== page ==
This analysis compared IPSS, IPSS-R, and IPSS-M scoring systems within the overall patient population from the phase II STIMULUS-MDS1 (NCT03946670) and phase III STIMULUS-MDS2 (NCT04266301) clinical trials, which have been previously covered by the MDS Hub. These trials investigated sabatolimab and HMA in patients with higher-risk MDS (Figure 1).
Figure 1. STIMULUS-MDS1 and STIMULUS-MDS2 study designs*
AZA, azacitidine; CMML-2, chronic myelomonocytic leukemia-2; CR, complete remission; DEC, decitabine; HSCT, hematopoietic stem cell transplant; IPSS-R, Revised International Prognostic Scoring System; IV, intravenous; MDS, myelodysplastic syndromes; OS, overall survival; PFS, progression-free survival; Q2W, every two weeks; Q4W, every four weeks; SC, subcutaneous.
*Adapted from Santini.6
Disease characteristics from the two studies were reported, with patients with chronic myelomonocytic leukemia-2 excluded from analyses. Patient populations from both trials were pooled and assessed for the migration of patients between the IPSS, IPSS-R, and IPSS-M scoring systems. The median age in the STIMULUS-MDS1 trial was 73 years and 71 years in the STIMULUS-MDS2 trial.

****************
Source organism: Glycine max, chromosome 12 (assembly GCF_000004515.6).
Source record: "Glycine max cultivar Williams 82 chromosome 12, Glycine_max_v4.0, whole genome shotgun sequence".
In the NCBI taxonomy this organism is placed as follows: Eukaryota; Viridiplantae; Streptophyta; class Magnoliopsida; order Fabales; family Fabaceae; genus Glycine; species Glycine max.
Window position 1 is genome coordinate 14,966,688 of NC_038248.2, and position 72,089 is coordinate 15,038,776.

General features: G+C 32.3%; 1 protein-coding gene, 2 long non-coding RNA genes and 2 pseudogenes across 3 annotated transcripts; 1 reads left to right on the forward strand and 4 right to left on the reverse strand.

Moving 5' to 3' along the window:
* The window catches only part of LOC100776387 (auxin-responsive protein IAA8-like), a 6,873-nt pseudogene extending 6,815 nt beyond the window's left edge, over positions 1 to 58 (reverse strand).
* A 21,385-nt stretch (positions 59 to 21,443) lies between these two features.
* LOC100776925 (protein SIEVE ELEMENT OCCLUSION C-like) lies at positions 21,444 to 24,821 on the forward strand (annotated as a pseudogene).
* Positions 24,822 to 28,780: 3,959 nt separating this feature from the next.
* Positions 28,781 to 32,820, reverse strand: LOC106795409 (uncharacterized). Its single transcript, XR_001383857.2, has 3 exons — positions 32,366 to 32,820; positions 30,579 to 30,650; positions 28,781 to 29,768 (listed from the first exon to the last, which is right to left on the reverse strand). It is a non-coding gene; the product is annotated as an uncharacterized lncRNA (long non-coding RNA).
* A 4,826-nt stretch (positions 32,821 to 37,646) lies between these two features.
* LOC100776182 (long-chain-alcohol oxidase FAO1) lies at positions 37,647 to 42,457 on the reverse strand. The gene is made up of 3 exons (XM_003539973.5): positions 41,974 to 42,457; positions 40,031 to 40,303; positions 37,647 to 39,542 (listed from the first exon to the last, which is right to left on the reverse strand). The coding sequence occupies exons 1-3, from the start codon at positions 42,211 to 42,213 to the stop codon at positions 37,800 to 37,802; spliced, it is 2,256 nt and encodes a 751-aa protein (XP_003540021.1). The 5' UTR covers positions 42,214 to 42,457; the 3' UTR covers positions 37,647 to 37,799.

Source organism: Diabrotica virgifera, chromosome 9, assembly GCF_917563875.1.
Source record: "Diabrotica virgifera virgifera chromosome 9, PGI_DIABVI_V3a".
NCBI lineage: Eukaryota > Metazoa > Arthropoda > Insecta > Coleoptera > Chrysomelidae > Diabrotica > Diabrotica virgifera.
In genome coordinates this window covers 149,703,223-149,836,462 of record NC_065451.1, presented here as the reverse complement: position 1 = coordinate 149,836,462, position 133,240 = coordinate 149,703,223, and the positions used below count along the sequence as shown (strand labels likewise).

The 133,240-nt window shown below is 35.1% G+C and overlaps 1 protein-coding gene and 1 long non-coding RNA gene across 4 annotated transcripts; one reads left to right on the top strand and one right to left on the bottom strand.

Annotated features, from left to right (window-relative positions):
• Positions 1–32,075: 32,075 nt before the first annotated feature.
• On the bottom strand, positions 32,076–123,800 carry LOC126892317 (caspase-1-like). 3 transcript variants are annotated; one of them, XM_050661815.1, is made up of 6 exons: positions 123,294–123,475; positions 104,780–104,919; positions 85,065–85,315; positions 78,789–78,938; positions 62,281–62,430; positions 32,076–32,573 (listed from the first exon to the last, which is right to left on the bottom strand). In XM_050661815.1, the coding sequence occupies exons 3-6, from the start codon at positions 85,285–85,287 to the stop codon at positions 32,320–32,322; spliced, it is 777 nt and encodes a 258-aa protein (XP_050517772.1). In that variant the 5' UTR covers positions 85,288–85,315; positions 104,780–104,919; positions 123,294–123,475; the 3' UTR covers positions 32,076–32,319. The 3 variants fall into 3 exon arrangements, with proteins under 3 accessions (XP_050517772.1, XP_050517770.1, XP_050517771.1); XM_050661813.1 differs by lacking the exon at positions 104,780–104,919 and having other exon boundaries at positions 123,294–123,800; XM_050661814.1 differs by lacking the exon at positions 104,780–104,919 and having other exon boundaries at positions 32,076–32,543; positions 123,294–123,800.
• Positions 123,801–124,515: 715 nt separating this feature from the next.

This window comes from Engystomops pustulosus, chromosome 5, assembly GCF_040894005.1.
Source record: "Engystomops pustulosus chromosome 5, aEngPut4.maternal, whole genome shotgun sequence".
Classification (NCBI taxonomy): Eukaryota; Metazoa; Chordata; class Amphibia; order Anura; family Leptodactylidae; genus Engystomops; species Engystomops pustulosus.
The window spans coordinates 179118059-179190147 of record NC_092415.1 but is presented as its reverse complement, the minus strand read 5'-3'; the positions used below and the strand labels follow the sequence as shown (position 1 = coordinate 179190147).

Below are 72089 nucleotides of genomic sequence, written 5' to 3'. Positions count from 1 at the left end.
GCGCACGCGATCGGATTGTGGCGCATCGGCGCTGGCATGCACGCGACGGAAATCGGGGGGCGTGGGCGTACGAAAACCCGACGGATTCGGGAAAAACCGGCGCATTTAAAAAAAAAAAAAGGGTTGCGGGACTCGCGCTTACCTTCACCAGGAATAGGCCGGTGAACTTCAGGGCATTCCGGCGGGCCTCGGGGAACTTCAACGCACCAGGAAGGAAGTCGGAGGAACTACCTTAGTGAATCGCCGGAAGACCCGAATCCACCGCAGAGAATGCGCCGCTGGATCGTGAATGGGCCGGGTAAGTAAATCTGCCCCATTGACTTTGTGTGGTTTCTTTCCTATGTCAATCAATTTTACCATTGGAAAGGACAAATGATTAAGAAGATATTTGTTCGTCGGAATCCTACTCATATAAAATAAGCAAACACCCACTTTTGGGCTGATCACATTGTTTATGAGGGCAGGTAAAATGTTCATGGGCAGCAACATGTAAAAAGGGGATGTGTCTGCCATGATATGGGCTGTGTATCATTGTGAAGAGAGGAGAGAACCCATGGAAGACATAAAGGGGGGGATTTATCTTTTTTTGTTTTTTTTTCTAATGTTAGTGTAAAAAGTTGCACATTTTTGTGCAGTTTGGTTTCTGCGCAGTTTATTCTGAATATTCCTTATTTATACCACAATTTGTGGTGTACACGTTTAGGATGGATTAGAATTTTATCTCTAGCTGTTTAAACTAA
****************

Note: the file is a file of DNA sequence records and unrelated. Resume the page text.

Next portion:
Preliminary results obtained by this large, randomized-controlled study population underline the need for higher IPSS-M risk categories identification by molecular and cytogenetic assessment at baseline to help guide improved treatment decisions in MDS.
These studies show the relevant impact of molecular assessment on risk stratification, with the incorporation of molecular data in the IPSS-M model leading to improved discrimination of survival outcomes over IPSS-R. These recent findings may in turn lead to higher accuracy in prognostic assessments and ultimately benefit therapeutic decision-making for patients with MDS.